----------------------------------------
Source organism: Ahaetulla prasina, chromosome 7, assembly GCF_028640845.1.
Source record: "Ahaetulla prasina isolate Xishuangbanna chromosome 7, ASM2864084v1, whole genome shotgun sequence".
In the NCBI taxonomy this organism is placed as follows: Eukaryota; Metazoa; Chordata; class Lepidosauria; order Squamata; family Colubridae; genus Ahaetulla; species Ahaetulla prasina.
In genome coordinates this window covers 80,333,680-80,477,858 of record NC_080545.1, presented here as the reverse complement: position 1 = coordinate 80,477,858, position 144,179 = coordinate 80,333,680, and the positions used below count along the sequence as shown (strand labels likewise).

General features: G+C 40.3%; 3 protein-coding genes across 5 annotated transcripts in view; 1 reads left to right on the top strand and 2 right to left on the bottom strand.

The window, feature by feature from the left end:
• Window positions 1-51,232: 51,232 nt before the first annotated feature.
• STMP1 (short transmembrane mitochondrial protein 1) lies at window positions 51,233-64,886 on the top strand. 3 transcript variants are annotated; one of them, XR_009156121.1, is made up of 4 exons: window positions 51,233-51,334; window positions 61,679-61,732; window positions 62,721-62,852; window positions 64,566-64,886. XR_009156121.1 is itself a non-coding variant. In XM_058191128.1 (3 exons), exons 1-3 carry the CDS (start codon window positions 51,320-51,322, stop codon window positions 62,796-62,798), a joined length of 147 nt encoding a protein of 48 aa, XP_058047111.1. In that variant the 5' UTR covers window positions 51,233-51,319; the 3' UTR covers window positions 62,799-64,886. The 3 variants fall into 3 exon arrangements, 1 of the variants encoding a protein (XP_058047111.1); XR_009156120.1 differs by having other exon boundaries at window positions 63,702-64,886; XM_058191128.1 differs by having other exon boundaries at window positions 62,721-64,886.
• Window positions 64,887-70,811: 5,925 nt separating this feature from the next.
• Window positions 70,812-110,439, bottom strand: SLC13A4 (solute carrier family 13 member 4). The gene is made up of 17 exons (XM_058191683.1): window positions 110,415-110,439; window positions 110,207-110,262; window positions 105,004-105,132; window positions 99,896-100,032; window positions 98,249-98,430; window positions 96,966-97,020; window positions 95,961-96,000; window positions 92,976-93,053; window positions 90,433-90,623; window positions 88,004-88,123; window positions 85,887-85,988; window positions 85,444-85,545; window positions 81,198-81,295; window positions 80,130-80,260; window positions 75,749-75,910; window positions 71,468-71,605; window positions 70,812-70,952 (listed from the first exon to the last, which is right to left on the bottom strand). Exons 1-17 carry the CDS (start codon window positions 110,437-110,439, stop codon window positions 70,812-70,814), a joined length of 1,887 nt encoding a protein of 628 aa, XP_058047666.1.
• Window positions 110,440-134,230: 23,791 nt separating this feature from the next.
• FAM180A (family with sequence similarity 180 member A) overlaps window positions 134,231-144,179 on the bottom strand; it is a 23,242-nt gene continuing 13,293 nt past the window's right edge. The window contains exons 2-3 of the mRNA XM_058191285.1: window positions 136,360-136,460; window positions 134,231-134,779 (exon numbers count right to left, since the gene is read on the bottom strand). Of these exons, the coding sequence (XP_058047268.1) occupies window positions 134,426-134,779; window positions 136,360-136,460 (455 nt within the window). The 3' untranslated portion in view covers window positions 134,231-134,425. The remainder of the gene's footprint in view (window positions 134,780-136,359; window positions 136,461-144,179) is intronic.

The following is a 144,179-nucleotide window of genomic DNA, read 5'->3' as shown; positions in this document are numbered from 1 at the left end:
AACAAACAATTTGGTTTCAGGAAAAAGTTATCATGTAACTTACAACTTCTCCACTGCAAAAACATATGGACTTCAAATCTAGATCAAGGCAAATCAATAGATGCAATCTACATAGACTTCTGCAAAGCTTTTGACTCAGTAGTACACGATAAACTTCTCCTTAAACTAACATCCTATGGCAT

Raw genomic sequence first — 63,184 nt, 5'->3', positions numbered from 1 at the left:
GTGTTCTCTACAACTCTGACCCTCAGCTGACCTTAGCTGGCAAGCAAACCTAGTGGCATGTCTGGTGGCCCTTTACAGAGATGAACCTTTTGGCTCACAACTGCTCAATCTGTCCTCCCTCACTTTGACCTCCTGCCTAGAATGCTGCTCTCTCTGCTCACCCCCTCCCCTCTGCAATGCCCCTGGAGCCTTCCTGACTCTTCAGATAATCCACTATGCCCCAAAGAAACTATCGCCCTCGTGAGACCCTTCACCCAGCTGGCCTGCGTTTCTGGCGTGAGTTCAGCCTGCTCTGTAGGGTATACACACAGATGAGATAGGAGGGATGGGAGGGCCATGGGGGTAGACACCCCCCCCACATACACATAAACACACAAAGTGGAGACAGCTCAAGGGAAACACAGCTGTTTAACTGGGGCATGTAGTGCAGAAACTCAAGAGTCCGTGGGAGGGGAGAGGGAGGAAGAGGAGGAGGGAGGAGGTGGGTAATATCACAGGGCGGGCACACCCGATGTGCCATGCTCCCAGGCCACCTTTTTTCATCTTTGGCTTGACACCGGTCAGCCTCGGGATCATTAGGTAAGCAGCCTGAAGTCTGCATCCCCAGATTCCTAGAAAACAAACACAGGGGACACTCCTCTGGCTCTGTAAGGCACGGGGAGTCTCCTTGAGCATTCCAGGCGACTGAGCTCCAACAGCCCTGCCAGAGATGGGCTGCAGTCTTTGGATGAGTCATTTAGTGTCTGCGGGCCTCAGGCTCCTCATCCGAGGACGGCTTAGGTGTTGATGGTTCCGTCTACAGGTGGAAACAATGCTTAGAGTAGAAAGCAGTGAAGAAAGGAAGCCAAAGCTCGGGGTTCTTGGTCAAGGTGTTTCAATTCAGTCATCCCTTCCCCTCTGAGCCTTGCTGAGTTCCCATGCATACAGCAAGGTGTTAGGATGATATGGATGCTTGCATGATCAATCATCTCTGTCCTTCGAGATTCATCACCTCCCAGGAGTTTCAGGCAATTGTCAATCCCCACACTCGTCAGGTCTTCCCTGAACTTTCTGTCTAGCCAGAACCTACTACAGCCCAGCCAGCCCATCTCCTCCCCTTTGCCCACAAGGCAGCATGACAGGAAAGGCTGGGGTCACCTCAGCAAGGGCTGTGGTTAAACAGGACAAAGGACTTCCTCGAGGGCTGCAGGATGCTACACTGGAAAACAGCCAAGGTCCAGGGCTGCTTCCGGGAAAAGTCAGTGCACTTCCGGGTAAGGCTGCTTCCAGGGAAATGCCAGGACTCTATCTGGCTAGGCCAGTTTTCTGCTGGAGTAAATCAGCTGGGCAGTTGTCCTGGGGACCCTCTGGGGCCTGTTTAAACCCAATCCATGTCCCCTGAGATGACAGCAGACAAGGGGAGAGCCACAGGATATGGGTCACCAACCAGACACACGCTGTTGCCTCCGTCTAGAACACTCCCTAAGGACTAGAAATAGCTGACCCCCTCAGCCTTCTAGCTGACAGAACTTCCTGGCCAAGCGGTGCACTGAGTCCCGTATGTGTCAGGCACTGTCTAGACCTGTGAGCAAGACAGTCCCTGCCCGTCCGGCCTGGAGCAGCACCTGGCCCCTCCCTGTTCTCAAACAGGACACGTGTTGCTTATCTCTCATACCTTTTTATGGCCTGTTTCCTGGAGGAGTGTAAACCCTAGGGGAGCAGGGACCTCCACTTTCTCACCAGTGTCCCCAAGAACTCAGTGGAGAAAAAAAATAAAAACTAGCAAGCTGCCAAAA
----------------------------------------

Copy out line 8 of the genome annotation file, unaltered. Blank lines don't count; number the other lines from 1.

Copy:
• STMP1 (short transmembrane mitochondrial protein 1) lies at window positions 51,233-64,886 on the top strand. 3 transcript variants are annotated; one of them, XR_009156121.1, is made up of 4 exons: window positions 51,233-51,334; window positions 61,679-61,732; window positions 62,721-62,852; window positions 64,566-64,886. XR_009156121.1 is itself a non-coding variant. In XM_058191128.1 (3 exons), exons 1-3 carry the CDS (start codon window positions 51,320-51,322, stop codon window positions 62,796-62,798), a joined length of 147 nt encoding a protein of 48 aa, XP_058047111.1. In that variant the 5' UTR covers window positions 51,233-51,319; the 3' UTR covers window positions 62,799-64,886. The 3 variants fall into 3 exon arrangements, 1 of the variants encoding a protein (XP_058047111.1); XR_009156120.1 differs by having other exon boundaries at window positions 63,702-64,886; XM_058191128.1 differs by having other exon boundaries at window positions 62,721-64,886.